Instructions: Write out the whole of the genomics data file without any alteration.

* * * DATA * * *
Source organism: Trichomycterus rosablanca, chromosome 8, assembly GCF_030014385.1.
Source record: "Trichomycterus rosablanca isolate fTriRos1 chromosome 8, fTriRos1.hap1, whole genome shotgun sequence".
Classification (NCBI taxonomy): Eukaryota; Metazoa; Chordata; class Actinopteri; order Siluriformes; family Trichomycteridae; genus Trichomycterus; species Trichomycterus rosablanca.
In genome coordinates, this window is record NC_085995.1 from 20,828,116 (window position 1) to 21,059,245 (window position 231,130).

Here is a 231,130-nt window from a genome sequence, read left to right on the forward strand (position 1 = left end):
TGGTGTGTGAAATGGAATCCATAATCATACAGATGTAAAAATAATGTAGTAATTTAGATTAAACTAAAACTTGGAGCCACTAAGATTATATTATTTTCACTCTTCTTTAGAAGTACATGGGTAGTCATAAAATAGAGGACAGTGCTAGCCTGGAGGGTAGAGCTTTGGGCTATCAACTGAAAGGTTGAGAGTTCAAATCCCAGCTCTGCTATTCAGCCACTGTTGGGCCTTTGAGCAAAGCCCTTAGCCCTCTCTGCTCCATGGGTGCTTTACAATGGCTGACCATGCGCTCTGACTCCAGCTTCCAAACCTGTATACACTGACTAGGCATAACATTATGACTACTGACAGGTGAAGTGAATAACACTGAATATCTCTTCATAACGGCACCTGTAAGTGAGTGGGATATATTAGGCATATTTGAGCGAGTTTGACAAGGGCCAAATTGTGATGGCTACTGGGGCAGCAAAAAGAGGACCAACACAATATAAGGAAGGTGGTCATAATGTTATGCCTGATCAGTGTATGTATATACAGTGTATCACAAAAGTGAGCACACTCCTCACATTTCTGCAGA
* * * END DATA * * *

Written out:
Source organism: Trichomycterus rosablanca, chromosome 8, assembly GCF_030014385.1.
Source record: "Trichomycterus rosablanca isolate fTriRos1 chromosome 8, fTriRos1.hap1, whole genome shotgun sequence".
Classification (NCBI taxonomy): Eukaryota; Metazoa; Chordata; class Actinopteri; order Siluriformes; family Trichomycteridae; genus Trichomycterus; species Trichomycterus rosablanca.
In genome coordinates, this window is record NC_085995.1 from 20,828,116 (window position 1) to 21,059,245 (window position 231,130).

Here is a 231,130-nt window from a genome sequence, read left to right on the forward strand (position 1 = left end):
TGGTGTGTGAAATGGAATCCATAATCATACAGATGTAAAAATAATGTAGTAATTTAGATTAAACTAAAACTTGGAGCCACTAAGATTATATTATTTTCACTCTTCTTTAGAAGTACATGGGTAGTCATAAAATAGAGGACAGTGCTAGCCTGGAGGGTAGAGCTTTGGGCTATCAACTGAAAGGTTGAGAGTTCAAATCCCAGCTCTGCTATTCAGCCACTGTTGGGCCTTTGAGCAAAGCCCTTAGCCCTCTCTGCTCCATGGGTGCTTTACAATGGCTGACCATGCGCTCTGACTCCAGCTTCCAAACCTGTATACACTGACTAGGCATAACATTATGACTACTGACAGGTGAAGTGAATAACACTGAATATCTCTTCATAACGGCACCTGTAAGTGAGTGGGATATATTAGGCATATTTGAGCGAGTTTGACAAGGGCCAAATTGTGATGGCTACTGGGGCAGCAAAAAGAGGACCAACACAATATAAGGAAGGTGGTCATAATGTTATGCCTGATCAGTGTATGTATATACAGTGTATCACAAAAGTGAGCACACTCCTCACATTTCTGCAGA